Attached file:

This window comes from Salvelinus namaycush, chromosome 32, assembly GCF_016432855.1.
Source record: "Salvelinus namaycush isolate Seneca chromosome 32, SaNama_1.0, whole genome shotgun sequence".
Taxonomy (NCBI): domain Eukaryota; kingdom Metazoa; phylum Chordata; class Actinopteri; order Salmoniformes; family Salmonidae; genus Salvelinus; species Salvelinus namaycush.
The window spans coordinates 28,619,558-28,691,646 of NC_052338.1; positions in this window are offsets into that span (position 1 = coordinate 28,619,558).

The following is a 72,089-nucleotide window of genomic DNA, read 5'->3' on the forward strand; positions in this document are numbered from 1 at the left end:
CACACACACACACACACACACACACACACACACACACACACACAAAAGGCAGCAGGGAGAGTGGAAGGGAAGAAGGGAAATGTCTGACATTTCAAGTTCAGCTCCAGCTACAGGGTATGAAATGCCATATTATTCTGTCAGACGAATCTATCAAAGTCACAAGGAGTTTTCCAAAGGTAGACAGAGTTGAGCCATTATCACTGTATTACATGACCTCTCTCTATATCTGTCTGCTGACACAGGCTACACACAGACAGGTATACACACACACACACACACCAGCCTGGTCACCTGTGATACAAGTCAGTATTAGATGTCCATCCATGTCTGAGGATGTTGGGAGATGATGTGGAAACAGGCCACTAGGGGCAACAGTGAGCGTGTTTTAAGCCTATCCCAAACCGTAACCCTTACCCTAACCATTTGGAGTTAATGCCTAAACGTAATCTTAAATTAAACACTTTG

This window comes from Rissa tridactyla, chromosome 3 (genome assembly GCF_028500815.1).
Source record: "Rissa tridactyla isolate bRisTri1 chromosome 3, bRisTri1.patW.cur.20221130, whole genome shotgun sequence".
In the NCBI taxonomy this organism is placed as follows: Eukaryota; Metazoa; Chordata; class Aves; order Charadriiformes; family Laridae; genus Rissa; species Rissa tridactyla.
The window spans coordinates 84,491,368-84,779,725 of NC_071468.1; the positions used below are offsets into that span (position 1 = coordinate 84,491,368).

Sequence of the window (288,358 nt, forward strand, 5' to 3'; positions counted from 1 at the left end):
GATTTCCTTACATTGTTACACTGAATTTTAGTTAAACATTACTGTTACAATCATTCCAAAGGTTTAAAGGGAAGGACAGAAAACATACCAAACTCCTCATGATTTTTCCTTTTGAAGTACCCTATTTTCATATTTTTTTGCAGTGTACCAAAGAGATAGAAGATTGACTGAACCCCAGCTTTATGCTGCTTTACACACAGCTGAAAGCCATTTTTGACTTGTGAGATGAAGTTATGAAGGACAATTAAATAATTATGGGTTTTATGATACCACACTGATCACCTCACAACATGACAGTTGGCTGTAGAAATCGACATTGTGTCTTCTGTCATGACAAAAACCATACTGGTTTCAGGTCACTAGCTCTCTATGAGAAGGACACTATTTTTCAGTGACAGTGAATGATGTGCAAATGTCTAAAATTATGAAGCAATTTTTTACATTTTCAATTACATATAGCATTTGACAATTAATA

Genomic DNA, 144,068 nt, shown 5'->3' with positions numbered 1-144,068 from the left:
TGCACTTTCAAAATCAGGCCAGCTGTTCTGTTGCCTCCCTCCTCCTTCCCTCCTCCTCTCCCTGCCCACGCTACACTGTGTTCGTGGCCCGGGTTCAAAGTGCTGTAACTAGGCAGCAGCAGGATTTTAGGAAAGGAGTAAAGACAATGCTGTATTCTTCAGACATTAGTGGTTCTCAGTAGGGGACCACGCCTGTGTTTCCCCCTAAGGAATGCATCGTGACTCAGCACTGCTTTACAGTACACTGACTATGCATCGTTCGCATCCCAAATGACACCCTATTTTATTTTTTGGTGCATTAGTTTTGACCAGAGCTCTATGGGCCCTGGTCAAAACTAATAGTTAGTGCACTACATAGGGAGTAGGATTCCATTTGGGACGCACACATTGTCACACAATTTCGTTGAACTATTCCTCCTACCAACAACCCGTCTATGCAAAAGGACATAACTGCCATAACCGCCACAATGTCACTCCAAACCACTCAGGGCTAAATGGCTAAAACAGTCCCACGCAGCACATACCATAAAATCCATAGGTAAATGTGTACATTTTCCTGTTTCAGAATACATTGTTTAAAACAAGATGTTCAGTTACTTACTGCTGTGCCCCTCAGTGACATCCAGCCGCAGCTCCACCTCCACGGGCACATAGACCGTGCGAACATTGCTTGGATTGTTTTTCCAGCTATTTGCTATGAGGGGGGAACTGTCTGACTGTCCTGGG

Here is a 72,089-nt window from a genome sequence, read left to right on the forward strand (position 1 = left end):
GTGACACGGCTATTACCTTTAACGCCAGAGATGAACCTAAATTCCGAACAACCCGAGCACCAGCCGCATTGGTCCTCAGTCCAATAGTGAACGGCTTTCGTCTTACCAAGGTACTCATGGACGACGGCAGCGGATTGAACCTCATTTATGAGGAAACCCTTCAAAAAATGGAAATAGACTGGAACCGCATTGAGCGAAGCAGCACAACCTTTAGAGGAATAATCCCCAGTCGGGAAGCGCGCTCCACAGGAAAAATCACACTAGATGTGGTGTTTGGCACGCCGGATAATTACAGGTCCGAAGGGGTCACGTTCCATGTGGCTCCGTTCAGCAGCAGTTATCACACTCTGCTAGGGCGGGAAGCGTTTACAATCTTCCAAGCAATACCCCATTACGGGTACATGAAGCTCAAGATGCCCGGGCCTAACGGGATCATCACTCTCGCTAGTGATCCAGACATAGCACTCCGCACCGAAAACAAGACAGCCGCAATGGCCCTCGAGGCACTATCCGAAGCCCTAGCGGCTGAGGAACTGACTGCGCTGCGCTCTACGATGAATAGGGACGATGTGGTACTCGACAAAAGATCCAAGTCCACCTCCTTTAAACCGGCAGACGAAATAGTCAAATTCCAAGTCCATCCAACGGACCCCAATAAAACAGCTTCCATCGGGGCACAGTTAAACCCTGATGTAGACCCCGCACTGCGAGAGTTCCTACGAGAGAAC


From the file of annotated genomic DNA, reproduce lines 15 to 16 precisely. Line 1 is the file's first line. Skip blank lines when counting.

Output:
Here is a 72,089-nt window from a genome sequence, read left to right on the forward strand (position 1 = left end):
GTGACACGGCTATTACCTTTAACGCCAGAGATGAACCTAAATTCCGAACAACCCGAGCACCAGCCGCATTGGTCCTCAGTCCAATAGTGAACGGCTTTCGTCTTACCAAGGTACTCATGGACGACGGCAGCGGATTGAACCTCATTTATGAGGAAACCCTTCAAAAAATGGAAATAGACTGGAACCGCATTGAGCGAAGCAGCACAACCTTTAGAGGAATAATCCCCAGTCGGGAAGCGCGCTCCACAGGAAAAATCACACTAGATGTGGTGTTTGGCACGCCGGATAATTACAGGTCCGAAGGGGTCACGTTCCATGTGGCTCCGTTCAGCAGCAGTTATCACACTCTGCTAGGGCGGGAAGCGTTTACAATCTTCCAAGCAATACCCCATTACGGGTACATGAAGCTCAAGATGCCCGGGCCTAACGGGATCATCACTCTCGCTAGTGATCCAGACATAGCACTCCGCACCGAAAACAAGACAGCCGCAATGGCCCTCGAGGCACTATCCGAAGCCCTAGCGGCTGAGGAACTGACTGCGCTGCGCTCTACGATGAATAGGGACGATGTGGTACTCGACAAAAGATCCAAGTCCACCTCCTTTAAACCGGCAGACGAAATAGTCAAATTCCAAGTCCATCCAACGGACCCCAATAAAACAGCTTCCATCGGGGCACAGTTAAACCCTGATGTAGACCCCGCACTGCGAGAGTTCCTACGAGAGAAC